“To coincide with Parkinson’s Awareness Week, my mum is going to abseil down the Transporter Bridge in Middlesbrough. She is 77 years young and my hero.”
At the same time as learning to live with Parkinson’s, Simon himself has raised more than £40,000 for the Cure Parkinson’s Trust, as well as replacing one hobby he can no longer do with a different passion.
Simon said: “Cycling used to be my hobby and I have realised that if you can no longer do one thing you enjoyed, you have to fill that gap with something else.
“As a result photography has come into my life and helps me to see the world in a different way.”
In fact, Simon believes his whole experience – not just his camera lens – have helped him focus on the positives in life.
And although sometimes this is easier said than done, with the support of his loving family and the team at PASU, Simon remains upbeat and positive about the future.
“When I was told I had Parkinson’s, I broke down,” he said.
“I thought my life had ended. But I realise now it was just the beginning of something new.”
Neil Archibald, consultant neurologist at PASU and The James Cook University Hospital in Middlesbrough believes Simon is an “inspiration” to other patients with the incurable and progressive neurological condition, which causes numerous symptoms including tremors, eye and sight problems, sleep problems, speech and communication issues.
It also affects muscles resulting in conditions like Restless Legs Syndrome and can lead to psychosis and other mental health issues.
While Simon was diagnosed with the condition at just 41, Dr Archibald has seen patients in their late twenties, desperately requiring the kind of multidisciplinary support for the myriad symptoms associated with the disease that only PASU currently offers across Teesside and North Yorkshire.
Dr Archibald said: “Despite the fact that it is such a complex condition which can result in numerous different types of symptoms, most patients with Parkinson’s Disease get 15 minutes every six months for us to see them.
“We found that there were a lot of things we couldn’t fix in 15 minutes, and so with the help of the Health Foundation, we started running longer appointments in parallel with the usual six monthly ones.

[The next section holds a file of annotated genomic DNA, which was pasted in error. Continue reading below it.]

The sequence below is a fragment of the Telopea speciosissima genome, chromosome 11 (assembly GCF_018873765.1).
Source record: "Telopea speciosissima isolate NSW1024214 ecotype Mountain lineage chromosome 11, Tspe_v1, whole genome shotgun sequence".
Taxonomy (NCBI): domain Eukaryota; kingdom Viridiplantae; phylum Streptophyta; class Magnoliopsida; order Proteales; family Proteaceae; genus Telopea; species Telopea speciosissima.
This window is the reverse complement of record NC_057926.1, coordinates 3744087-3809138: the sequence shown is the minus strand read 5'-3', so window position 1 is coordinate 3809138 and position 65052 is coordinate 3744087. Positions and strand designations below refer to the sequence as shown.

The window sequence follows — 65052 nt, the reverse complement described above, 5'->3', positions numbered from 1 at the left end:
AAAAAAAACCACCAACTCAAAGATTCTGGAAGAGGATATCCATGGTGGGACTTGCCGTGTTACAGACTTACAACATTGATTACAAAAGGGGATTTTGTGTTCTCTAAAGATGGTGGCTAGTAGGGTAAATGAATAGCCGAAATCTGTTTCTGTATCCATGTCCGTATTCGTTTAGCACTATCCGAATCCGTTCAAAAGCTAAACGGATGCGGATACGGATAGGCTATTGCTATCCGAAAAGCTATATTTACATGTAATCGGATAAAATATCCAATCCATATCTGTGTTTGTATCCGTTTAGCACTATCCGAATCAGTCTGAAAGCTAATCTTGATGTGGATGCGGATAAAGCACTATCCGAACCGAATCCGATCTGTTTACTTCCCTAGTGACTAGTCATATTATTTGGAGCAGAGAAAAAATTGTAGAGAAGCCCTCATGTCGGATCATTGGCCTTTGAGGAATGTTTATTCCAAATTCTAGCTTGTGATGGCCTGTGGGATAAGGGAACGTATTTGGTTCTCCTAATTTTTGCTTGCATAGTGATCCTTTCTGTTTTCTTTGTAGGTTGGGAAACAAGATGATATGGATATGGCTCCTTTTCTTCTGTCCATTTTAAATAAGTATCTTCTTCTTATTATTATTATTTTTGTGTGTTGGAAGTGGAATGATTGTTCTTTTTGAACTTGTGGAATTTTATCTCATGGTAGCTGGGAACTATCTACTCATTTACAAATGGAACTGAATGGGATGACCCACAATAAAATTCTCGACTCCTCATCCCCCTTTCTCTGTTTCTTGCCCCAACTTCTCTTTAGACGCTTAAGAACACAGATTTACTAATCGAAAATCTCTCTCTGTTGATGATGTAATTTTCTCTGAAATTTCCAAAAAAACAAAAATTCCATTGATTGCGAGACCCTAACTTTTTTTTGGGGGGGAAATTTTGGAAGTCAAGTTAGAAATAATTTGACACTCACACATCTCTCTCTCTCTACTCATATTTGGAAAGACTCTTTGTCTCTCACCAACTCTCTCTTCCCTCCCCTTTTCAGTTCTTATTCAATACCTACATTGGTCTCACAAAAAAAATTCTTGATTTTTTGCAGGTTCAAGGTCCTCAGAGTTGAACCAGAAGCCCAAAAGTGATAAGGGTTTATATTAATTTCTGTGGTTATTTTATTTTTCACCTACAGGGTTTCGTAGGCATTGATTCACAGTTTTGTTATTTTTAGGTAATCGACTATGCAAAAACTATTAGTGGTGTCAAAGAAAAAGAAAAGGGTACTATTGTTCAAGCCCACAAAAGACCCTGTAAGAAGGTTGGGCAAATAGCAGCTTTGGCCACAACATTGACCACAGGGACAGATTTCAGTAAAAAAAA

“Patients were able to self-refer for one of these longer appointments if they were struggling with a particular symptom or problem with their Parkinson’s medication.”
That appointment involved different specialists, neurologists, nurses, physiotherapists and others to solve a patient’s particular problem – and this developed into PASU, which opened in September 2015 and incorporates mental health specialists from Tees Esk and Wear Valleys NHS Foundation Trust.
Neil says: “The feedback from patients and carers about PASU has been excellent.
“The service enables people to feel more engaged in managing their own Parkinson’s Disease, which is really important when living with the condition and remaining as independent as possible.
“Across the board, it’s been very successful and on the back of that, we have been recognised with two awards – the Patient Safety Award in 2016 and a Parkinson’s Excellence Network Award earlier this year.
“We’re delighted to receive this recognition for a service which has made a significant difference to improving patients’ quality of life.”
This year’s Parkinson’s Disease Awareness Week, which runs from April 10-16, focuses on the theme “It’s time to stop Parkinson’s in its tracks.”
The Parkinson’s UK campaign is highlighting research taking place around finding a cure for the disease; and asking the public to support the cause by helping to raise awareness of the condition as well as funds for a cure.
The awareness week also coincides with World Parkinson’s Day on Tuesday 11 April – which marks the 200-year anniversary since Parkinson’s was first recognised as a medical condition.
Parkinson’s UK and the European Parkinson’s Disease Association are to mark the day with various fundraising events and the #UniteForParkinsons campaign.